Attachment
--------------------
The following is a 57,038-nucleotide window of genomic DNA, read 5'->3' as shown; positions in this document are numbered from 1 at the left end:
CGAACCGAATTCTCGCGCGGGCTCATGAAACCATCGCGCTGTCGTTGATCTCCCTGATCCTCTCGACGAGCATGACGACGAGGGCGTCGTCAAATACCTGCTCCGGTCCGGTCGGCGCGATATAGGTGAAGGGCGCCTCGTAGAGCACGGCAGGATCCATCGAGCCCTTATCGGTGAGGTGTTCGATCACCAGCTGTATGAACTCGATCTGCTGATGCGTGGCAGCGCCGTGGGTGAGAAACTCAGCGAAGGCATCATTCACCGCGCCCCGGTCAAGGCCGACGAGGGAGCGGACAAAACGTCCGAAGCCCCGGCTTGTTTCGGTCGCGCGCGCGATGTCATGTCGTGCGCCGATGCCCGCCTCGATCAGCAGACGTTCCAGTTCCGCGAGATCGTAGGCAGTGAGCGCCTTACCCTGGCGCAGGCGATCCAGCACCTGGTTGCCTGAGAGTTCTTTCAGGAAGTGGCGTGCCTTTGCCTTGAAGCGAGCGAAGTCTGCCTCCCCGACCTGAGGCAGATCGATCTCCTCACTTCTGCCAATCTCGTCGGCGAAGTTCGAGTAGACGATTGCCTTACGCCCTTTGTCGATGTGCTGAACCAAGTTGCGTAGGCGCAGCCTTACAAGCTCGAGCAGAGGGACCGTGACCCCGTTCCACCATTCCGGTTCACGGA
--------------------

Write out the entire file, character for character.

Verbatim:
The following is a 57,038-nucleotide window of genomic DNA, read 5'->3' as shown; positions in this document are numbered from 1 at the left end:
CGAACCGAATTCTCGCGCGGGCTCATGAAACCATCGCGCTGTCGTTGATCTCCCTGATCCTCTCGACGAGCATGACGACGAGGGCGTCGTCAAATACCTGCTCCGGTCCGGTCGGCGCGATATAGGTGAAGGGCGCCTCGTAGAGCACGGCAGGATCCATCGAGCCCTTATCGGTGAGGTGTTCGATCACCAGCTGTATGAACTCGATCTGCTGATGCGTGGCAGCGCCGTGGGTGAGAAACTCAGCGAAGGCATCATTCACCGCGCCCCGGTCAAGGCCGACGAGGGAGCGGACAAAACGTCCGAAGCCCCGGCTTGTTTCGGTCGCGCGCGCGATGTCATGTCGTGCGCCGATGCCCGCCTCGATCAGCAGACGTTCCAGTTCCGCGAGATCGTAGGCAGTGAGCGCCTTACCCTGGCGCAGGCGATCCAGCACCTGGTTGCCTGAGAGTTCTTTCAGGAAGTGGCGTGCCTTTGCCTTGAAGCGAGCGAAGTCTGCCTCCCCGACCTGAGGCAGATCGATCTCCTCACTTCTGCCAATCTCGTCGGCGAAGTTCGAGTAGACGATTGCCTTACGCCCTTTGTCGATGTGCTGAACCAAGTTGCGTAGGCGCAGCCTTACAAGCTCGAGCAGAGGGACCGTGACCCCGTTCCACCATTCCGGTTCACGGA